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During my fall clinical, I questioned the students about their favorite movie, favorite sport, after school activities,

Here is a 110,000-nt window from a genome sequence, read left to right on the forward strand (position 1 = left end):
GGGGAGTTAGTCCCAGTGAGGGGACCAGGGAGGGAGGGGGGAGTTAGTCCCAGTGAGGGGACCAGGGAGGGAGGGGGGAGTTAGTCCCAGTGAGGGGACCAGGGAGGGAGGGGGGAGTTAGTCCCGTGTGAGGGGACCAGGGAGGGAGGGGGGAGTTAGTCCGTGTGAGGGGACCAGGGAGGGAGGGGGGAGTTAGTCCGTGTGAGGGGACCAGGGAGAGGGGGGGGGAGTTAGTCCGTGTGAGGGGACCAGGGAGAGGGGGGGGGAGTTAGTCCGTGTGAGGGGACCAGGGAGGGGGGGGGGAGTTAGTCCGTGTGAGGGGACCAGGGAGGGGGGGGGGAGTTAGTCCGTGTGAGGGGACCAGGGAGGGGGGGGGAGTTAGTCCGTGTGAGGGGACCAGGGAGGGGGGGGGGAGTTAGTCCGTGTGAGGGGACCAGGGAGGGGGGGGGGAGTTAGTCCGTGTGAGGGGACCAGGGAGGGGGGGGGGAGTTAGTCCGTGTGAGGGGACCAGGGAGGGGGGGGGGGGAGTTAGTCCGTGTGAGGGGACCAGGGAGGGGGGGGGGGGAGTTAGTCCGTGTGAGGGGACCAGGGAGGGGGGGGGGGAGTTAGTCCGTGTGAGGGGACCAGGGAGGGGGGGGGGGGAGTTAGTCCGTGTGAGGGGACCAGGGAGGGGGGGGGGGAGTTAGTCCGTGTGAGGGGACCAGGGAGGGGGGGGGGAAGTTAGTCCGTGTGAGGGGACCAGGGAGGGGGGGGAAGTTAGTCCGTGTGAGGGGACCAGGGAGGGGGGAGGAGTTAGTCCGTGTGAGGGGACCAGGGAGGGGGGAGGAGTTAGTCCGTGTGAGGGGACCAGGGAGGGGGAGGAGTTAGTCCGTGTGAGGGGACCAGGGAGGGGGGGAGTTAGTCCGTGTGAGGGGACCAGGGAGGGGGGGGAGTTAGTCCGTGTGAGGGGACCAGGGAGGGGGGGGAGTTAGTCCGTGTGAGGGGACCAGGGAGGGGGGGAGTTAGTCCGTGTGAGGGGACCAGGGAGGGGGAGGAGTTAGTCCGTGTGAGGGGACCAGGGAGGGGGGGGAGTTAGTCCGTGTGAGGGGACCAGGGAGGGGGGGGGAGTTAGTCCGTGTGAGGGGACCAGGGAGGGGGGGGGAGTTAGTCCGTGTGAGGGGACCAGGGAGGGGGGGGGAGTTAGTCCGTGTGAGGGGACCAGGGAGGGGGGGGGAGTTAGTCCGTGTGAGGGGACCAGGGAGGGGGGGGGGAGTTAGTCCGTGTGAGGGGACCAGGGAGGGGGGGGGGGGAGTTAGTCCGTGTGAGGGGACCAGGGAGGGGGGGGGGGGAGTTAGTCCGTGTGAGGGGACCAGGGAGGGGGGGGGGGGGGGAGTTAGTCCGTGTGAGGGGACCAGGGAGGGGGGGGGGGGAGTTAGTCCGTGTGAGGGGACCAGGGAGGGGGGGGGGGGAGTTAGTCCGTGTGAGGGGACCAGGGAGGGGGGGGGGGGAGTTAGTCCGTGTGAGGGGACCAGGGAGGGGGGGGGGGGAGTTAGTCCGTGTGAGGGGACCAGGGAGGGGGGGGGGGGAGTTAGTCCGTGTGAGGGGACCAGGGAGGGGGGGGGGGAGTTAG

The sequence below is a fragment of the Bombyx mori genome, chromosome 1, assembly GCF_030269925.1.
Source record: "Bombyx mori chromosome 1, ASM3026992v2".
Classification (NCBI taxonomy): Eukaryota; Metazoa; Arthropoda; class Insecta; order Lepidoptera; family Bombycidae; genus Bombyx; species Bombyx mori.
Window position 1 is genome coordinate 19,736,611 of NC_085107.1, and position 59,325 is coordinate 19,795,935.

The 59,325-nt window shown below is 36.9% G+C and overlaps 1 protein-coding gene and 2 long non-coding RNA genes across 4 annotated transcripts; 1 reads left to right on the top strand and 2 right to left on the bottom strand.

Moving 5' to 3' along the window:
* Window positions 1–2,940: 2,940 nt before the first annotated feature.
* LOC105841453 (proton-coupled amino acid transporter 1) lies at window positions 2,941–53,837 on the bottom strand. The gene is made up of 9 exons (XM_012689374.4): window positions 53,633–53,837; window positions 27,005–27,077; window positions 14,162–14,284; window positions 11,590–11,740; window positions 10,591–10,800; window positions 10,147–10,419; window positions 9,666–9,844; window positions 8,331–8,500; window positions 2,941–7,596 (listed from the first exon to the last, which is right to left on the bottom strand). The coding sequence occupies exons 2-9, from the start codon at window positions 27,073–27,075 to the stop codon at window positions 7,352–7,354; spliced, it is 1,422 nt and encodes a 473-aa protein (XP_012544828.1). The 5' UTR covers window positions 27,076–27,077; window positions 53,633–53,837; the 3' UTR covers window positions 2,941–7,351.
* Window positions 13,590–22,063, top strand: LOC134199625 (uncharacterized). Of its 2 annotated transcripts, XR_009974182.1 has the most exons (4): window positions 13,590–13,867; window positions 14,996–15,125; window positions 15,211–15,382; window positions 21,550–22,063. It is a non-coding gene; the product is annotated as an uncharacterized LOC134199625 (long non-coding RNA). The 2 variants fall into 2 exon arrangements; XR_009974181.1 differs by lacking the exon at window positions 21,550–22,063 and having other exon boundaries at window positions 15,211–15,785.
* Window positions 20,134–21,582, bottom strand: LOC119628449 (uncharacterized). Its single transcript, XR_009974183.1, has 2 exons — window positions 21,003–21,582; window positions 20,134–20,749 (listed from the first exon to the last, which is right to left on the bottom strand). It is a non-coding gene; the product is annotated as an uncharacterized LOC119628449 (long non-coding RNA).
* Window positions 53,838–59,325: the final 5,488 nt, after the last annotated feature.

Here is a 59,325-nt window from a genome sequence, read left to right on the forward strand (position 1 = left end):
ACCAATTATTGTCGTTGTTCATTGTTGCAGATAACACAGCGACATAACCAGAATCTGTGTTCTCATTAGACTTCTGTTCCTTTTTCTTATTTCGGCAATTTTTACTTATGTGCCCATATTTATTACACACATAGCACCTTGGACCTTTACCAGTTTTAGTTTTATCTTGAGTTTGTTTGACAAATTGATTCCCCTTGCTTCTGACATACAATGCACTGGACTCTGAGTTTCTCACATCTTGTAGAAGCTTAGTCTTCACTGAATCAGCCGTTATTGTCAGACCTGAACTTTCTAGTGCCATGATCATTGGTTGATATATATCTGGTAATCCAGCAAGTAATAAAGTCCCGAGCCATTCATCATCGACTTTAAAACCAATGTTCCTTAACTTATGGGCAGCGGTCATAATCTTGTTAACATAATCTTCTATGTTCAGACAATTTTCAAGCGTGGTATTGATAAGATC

etc. The responses were supposed to help me better understand the student and their culture. It took no more than five minutes to get to know the student. Ha, thats a joke! Students in middle school are their own culture. Five minutes of questions and answers do not paint the picture. These particular students in my 1st period class hear gunshots in the night as often as I hear birds singing outside of my bedroom window. They thrive on social drama and most of them raise their siblings. I needed more than answered questions on paper about favorite movies and songs. I needed to know how to effectively manage and communicate with this adolescent and with this culture. I had to reacquaint myself with this developmental stage of life. How would I do this in such a short span of time and be somewhat successful? I read an article from The Changing Lives of Children, How Novice Teachers Can Succeed with Adolescents (Volume 54, Number 7, pages 56-58). This article provided a simple recipe for being an effective communicator and classroom manager. As a novice secondary teacher, I needed to develop social insight and demonstrate withitness. Developing social insight required an appreciation of my students favorite music, their language, their conversations, and their fashion. Demonstrating withitness meant getting to know each student quickly; their names, and their behaviors. I need to be able to have the foresight of how one inappropriate behavior could cause another one. I needed to learn how to react to those behaviors appropriately. In addition to these elements, I needed to display appropriate body language, verbal expression, and eye contact when communicating and teaching. I needed to communicate sensitivity and empathy with my adolescent students. These students needed to recognize that I understood their needs; both academic and social. In reflection of my classroom experiences, I connected well with the students. However, I feel when I do have my own class, it will be very important to develop a better understanding of their behaviors and how I can develop those behaviors by teaching appropriate social behaviors and citizenship. I would do this by integrating their language, their music, and their fashion. In conclusion, understanding the contextual factors of each student not only would help me to plan an effective lesson, but also would enable me be a more effective communicator and manager.